Several online journals published the outstanding achievements of wind power production in Denmark for the last year. The main results briefly: in 2015 wind turbines generated 42 percent of the total domestic electricity consumption in Denmark, which consisted of a 55 percent share of wind production from total consumption in West Denmark – covering the Jutland and Funen areas – while this figure was 23 percent in East Denmark. (These areas are shown in the main Figure 1) The total domestic electricity consumption comprises the total domestic production and the net import – the difference between import and export. Therefore these numbers are even more impressive if we consider the fact that Denmark was a net electricity exporter throughout the previous year – the annual sum of export exceeded the annual sum of import – which indicates that the share of wind production from total domestic electricity production has exceeded the 55 percent level (it was almost 57%). Furthermore, throughout the year, 1460 hours of excess wind output was generated in West Denmark – that is the hourly difference between wind production and load. This means that in average one in every sixth hours the turbines produced more electricity than that was consumed. And most remarkably, there was a whole day in West Denmark, when the central power plants did not generate electricity, thus the consumption was ensured by small-scale power plants, wind generators and import from the neighboring countries.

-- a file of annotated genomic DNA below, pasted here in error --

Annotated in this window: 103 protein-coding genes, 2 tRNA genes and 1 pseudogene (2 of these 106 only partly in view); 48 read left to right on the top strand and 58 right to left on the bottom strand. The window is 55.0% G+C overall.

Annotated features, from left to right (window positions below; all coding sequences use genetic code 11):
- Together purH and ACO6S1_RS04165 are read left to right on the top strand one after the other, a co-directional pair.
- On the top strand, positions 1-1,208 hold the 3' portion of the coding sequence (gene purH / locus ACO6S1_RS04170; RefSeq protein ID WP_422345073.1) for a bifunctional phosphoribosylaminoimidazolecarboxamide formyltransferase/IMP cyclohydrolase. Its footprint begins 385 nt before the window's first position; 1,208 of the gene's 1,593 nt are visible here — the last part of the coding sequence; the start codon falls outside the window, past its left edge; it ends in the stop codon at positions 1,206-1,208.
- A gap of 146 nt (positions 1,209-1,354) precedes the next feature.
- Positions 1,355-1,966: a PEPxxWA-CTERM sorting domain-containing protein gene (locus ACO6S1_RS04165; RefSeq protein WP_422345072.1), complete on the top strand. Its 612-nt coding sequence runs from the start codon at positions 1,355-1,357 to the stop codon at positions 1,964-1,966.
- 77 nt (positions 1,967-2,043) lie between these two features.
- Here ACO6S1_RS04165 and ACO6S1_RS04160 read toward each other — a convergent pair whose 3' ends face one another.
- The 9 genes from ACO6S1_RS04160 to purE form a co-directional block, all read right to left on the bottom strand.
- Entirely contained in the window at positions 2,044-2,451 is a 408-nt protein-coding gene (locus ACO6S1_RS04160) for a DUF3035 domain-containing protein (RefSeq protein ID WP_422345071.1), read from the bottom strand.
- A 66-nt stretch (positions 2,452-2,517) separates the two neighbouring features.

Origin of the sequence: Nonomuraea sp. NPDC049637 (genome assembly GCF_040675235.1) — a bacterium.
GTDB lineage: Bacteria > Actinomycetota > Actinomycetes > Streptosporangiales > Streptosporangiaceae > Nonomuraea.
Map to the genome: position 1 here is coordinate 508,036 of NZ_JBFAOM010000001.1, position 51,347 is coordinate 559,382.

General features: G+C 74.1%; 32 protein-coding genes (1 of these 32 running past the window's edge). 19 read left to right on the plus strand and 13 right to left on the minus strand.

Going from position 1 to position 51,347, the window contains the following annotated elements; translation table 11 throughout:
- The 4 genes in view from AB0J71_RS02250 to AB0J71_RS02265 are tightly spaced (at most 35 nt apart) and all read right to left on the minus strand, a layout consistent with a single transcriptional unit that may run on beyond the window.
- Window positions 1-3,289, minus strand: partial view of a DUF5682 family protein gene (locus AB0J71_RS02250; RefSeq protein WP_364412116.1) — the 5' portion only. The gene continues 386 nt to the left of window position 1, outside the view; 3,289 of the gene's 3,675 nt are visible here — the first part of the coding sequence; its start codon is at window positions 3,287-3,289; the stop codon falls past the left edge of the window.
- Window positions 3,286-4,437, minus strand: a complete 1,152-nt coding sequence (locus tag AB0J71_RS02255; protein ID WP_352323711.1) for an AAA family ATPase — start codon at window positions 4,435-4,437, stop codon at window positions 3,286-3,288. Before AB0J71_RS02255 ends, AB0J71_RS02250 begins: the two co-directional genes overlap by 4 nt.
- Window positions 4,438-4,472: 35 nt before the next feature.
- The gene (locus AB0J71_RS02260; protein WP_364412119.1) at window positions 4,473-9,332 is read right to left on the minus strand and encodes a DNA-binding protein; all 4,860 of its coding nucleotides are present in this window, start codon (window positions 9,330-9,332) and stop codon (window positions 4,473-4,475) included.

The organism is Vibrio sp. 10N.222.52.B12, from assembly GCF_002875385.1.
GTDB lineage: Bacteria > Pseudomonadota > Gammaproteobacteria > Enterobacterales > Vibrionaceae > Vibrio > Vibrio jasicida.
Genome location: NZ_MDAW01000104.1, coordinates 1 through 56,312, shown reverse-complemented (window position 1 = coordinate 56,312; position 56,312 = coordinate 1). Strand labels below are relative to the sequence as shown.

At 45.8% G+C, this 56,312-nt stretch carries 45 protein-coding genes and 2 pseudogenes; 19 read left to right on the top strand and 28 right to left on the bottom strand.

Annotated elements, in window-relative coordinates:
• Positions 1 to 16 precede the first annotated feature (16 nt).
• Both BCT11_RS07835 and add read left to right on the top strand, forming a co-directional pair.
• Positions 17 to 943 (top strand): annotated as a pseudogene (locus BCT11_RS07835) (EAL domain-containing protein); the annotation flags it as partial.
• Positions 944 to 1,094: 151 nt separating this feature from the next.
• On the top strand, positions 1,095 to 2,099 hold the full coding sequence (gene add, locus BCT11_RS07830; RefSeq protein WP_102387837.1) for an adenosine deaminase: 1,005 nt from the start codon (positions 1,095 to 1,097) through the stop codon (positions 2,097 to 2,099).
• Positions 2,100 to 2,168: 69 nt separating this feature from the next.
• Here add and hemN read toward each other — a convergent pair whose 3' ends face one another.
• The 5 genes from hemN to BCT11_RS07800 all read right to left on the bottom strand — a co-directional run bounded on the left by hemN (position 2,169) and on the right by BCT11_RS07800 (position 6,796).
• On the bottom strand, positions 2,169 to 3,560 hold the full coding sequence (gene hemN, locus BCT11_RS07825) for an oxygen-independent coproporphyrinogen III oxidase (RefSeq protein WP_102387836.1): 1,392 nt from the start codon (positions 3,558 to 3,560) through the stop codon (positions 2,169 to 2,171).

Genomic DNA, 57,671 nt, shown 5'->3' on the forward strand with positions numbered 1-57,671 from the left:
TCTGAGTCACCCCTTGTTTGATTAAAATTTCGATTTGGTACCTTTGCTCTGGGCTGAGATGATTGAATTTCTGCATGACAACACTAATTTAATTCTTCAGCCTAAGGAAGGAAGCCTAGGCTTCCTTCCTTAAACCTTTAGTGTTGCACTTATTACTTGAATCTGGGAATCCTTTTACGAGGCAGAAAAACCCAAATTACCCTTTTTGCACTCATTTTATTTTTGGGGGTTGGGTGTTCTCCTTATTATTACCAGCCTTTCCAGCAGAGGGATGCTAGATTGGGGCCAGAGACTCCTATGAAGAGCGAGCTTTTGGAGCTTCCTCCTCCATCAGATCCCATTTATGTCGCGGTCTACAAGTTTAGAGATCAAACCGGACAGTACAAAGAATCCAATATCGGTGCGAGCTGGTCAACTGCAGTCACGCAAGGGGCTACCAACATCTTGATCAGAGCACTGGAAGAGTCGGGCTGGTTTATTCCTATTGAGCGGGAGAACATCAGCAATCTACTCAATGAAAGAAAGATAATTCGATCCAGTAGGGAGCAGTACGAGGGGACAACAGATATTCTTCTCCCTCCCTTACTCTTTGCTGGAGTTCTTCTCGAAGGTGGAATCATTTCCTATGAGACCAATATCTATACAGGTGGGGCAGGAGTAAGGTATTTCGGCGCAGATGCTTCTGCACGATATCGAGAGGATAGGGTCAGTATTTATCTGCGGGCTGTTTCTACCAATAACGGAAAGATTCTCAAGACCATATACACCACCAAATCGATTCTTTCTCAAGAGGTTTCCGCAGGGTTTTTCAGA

After I read those articles I was wondering how far Denmark could go with increasing its wind penetration, what could be the opportunities and barriers of the further improvement? Well, I am not aiming to discuss every aspect of these questions and not even to provide any specific answers for them, but to raise some concerns which I think Denmark will have to face in the near future.

First of all we have to see that the close location and the large interconnection (capacity) toward the Norwegian hydropower plants encourages the wind penetration development in Denmark, as they can take and store the increasing amount of excess wind (see Figure 2) and can support during the windless period (during 2015 more than 18% of the domestic production has been covered by import). However, as Denmark will phase out its fossil-fuel burning power plants (Danish Government, 2011) and will rely more on intermittent renewable sources, the significance of this relation will increase. On the other hand, besides its existing power link to the Netherlands, Norway aims to build new interconnector lines towards North Germany (NordLink and NorGer) and also towards the United Kingdom (NorthConnect and NSN Link).